The question of how to accentuate space is a provocative debate amongst designers – both inside and outside the home. However, whilst the debate endures in the interiors industry, garden experts may have found the answer to the question.
According to landscapers, the first step to creating the illusion of space in the garden begins with the floor – or, more specifically – your tile choice.
If you’re refreshing your paving ideas or looking for a way to make your small garden feel bigger, this expert-approved tip will struggle to go out of style. Here the designers share what you need to know.
The expert secret to creating the illusion of space with tiles
When choosing a space-enhancing tile, Isabel Fernandez, the Director at Quorn Stone, suggests opting for a large paver size (such as 900 x 600mm or 800 x 800mm). Tiles of this size minimize grout lines, which is the key to making the space feel bigger.
‘The larger the paver, the less grout, and therefore it helps to create a seamless space that isn’t broken up by numerous grout lines,’ she says.
‘We also recommend choosing a grout color that is a close color match to the paver itself,’ Isabel adds. ‘This helps the grout to blend in with the pavers and gives the illusion of a larger area.’
Leigh Price, the Co-Director of Real Stone & Tile, emphasizes Isabel’s tip for small gardens, suggesting that ‘fewer grout lines contribute to the feel of a flowing, uninterrupted space.’ Meanwhile, small and patterned tiles produce a ‘busy effect’ that makes the space feel more compact.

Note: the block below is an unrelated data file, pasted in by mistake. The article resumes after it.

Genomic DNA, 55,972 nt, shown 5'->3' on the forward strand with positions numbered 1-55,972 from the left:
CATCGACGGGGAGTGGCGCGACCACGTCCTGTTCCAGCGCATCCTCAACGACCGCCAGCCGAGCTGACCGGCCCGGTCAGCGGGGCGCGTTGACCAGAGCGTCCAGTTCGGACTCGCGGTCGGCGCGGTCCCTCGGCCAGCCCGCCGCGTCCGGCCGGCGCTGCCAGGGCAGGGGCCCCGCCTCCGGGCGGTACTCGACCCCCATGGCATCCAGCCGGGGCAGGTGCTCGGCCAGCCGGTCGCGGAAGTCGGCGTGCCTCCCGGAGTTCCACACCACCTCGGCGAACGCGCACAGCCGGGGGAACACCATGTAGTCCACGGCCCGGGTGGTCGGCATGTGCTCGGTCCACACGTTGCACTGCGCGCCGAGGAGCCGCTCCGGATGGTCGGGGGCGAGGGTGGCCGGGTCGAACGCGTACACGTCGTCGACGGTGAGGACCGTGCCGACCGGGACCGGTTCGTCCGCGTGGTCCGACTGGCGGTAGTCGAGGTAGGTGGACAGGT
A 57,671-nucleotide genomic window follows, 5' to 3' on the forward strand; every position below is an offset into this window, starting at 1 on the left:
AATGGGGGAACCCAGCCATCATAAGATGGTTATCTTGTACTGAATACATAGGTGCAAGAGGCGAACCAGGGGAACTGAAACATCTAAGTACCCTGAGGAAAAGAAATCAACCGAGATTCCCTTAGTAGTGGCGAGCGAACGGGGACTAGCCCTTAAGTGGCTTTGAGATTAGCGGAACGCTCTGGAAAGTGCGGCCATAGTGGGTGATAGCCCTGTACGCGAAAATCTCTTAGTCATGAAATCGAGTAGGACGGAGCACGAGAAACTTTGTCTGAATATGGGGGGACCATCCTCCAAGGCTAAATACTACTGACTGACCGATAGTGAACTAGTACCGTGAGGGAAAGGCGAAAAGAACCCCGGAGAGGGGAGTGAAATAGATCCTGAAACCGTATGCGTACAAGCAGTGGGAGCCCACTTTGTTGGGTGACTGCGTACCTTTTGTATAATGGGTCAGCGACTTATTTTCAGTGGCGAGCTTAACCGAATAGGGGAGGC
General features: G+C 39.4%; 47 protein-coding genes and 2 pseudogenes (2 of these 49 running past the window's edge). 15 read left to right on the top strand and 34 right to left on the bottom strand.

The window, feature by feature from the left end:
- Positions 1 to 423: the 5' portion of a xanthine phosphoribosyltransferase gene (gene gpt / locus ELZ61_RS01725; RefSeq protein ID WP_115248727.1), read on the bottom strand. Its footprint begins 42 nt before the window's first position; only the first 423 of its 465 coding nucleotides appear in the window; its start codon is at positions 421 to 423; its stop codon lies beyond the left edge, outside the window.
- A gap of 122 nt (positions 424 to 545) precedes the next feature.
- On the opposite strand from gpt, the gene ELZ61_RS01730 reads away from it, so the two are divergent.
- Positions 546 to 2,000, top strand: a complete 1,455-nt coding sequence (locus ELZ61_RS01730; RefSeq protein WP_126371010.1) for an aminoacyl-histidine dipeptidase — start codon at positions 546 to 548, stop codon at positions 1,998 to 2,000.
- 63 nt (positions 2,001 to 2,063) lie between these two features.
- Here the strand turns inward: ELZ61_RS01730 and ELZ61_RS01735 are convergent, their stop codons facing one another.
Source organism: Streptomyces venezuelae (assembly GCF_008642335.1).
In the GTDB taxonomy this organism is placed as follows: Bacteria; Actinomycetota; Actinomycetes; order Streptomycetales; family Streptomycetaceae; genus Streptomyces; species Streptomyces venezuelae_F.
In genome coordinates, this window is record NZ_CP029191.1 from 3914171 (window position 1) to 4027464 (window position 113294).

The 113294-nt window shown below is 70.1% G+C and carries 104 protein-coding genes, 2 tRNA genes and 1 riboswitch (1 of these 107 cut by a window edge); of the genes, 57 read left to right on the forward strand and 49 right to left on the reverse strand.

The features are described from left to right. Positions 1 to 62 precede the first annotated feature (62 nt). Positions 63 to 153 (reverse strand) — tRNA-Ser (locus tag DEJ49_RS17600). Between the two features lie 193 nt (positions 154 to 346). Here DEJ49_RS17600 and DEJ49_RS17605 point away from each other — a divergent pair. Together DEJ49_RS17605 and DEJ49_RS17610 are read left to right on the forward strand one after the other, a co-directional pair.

‘Small tiles naturally require more grout, and lots of grout lines end up accentuating every break between tiles. This gives the impression of a smaller, busier space, as the eye ends up stopping at every grout line rather than viewing the whole space as one,’ she says.
Similarly, Jo Oliver, the Director of The Stone & Ceramic Warehouse, adds that removing grout lines will offer a ‘continuous, uninterrupted finish.’ So, you can experiment with the sleek style of these modern paving ideas whilst accentuating the size of your garden in the process.
‘Using oversized tiles in a small space tricks the eye into thinking that the area is much bigger than it really is, creating a sense of scale,’ Jo adds.
This tip is now at the peak of our small garden layout ideas. We’re investing in large tiles as we speak.
Megan is the News and Trends Editor at Homes & Gardens. She first joined Future Plc as a News Writer across their interiors titles, including Gardeningetc, Livingetc, and Real Homes. As the News Editor, she often focuses on emerging microtrends, sleep and wellbeing stories, and celebrity-focused pieces. Before joining Future, Megan worked as a News Explainer at The Telegraph, following her MA in International Journalism at the University of Leeds. During her BA in English Literature and Creative Writing, she gained writing experience in the US while studying in New York. Megan also focused on travel writing during her time living in Paris, where she produced content for a French travel site. She currently lives in London with her antique typewriter and an expansive collection of houseplants.
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